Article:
A Brazilian company, Globo Comunicação e Participações, appealed against the decision of the EU Intellectual Property Office in November 2014.  In 2015, the EUIPO’s fifth board of appeal upheld the initial ruling, prompting an appeal to the General Court.

In its judgment the Court said that, although the application met the criteria of a sound mark, in that it can be represented graphically, it would be perceived ‘only as a mere function of the goods and services covered and not as an indication of their commercial origin’.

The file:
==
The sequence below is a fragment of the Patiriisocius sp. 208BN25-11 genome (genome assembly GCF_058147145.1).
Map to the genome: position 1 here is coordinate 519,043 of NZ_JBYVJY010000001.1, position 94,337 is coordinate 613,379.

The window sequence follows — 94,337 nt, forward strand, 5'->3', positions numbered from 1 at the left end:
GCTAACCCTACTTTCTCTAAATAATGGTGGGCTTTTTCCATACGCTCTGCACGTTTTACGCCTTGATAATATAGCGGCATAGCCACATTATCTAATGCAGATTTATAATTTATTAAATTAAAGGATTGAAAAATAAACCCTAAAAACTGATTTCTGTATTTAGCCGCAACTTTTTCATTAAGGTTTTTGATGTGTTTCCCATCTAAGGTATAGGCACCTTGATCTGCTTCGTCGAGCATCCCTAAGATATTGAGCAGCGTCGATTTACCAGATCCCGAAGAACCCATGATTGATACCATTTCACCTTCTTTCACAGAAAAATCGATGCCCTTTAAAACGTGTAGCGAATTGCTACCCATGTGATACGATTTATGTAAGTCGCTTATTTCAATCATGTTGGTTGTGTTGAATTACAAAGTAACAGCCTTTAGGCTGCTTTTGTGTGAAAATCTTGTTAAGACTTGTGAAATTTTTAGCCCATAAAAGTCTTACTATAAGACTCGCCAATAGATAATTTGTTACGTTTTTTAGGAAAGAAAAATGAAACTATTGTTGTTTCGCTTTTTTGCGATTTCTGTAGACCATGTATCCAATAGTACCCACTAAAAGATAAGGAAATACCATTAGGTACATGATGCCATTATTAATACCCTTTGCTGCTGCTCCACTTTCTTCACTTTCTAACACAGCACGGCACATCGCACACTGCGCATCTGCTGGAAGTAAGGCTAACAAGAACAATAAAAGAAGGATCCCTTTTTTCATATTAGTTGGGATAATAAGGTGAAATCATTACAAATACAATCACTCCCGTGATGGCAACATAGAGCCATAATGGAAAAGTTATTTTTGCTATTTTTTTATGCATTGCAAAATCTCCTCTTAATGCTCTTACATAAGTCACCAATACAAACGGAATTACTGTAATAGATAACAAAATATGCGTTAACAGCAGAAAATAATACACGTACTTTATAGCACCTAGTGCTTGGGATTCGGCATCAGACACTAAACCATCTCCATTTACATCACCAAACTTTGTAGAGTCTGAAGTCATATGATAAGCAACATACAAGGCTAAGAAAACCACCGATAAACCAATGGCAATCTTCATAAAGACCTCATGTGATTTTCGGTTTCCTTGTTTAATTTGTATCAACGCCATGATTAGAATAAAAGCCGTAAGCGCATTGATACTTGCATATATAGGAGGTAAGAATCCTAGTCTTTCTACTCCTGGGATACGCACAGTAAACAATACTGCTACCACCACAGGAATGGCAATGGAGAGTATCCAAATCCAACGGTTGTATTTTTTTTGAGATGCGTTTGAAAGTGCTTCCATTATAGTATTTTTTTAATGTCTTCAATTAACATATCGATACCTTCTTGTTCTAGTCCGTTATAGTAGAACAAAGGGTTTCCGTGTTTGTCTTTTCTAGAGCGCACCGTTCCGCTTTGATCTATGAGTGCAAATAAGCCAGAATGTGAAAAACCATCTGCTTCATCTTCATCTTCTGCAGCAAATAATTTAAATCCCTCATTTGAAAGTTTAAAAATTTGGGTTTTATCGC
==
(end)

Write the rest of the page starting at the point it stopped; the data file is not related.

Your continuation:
The judgment held: ‘A sound sign which did not have the capacity to mean more than the mere banal combination of notes of which it consists would not enable the target consumer to perceive it as functioning to identify the goods and services at issue.’.

It added: ‘It is the “standard” ringing sound with which all electronic devices equipped with a timer and all telephony apparatus are provided, with the result that the public will be unable, without prior knowledge, to identify that ringing sound as indicating that the goods and services come from Globo Comunicação.’

The Court also pointed out that the noise will generally go unnoticed and will not be remembered by consumers.